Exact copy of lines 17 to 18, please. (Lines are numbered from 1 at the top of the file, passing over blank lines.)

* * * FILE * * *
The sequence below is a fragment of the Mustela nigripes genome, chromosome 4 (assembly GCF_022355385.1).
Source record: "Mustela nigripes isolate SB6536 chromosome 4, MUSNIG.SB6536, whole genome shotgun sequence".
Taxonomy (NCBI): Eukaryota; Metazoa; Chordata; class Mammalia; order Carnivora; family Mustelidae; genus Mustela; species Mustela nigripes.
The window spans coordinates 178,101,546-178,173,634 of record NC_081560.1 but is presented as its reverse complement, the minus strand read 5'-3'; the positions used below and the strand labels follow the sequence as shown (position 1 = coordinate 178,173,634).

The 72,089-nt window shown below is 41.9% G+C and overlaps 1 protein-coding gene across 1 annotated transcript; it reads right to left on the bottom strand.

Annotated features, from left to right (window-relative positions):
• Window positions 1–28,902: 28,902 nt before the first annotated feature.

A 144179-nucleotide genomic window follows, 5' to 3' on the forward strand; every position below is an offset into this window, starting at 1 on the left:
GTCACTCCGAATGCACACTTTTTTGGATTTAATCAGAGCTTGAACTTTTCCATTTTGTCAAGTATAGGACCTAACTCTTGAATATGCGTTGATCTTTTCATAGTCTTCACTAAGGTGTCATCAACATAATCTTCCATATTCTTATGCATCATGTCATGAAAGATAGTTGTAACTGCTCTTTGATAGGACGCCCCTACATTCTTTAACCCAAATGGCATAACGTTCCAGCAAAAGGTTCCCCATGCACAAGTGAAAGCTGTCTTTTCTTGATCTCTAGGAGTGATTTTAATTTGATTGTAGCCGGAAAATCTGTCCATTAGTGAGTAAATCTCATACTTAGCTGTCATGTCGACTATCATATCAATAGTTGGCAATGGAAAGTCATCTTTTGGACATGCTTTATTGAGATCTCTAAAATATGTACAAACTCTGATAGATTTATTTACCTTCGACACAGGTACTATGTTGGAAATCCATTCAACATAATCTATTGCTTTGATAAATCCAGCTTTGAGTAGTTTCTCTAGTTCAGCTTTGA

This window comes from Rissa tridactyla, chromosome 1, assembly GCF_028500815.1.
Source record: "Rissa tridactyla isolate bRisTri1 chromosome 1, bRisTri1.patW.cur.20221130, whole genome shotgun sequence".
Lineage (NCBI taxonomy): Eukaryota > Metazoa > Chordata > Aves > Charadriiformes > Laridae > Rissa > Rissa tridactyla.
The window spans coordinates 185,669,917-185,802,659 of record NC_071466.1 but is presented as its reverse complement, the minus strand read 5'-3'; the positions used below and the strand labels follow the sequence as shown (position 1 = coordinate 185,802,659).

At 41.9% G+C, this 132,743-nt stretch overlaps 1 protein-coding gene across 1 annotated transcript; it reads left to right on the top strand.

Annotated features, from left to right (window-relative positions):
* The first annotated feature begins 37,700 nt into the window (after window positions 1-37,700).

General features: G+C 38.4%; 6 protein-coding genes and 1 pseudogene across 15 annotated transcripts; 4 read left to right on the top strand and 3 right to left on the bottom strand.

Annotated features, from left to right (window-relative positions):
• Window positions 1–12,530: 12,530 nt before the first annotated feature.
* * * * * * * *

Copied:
General features: G+C 38.4%; 6 protein-coding genes and 1 pseudogene across 15 annotated transcripts; 4 read left to right on the top strand and 3 right to left on the bottom strand.

Annotated features, from left to right (window-relative positions):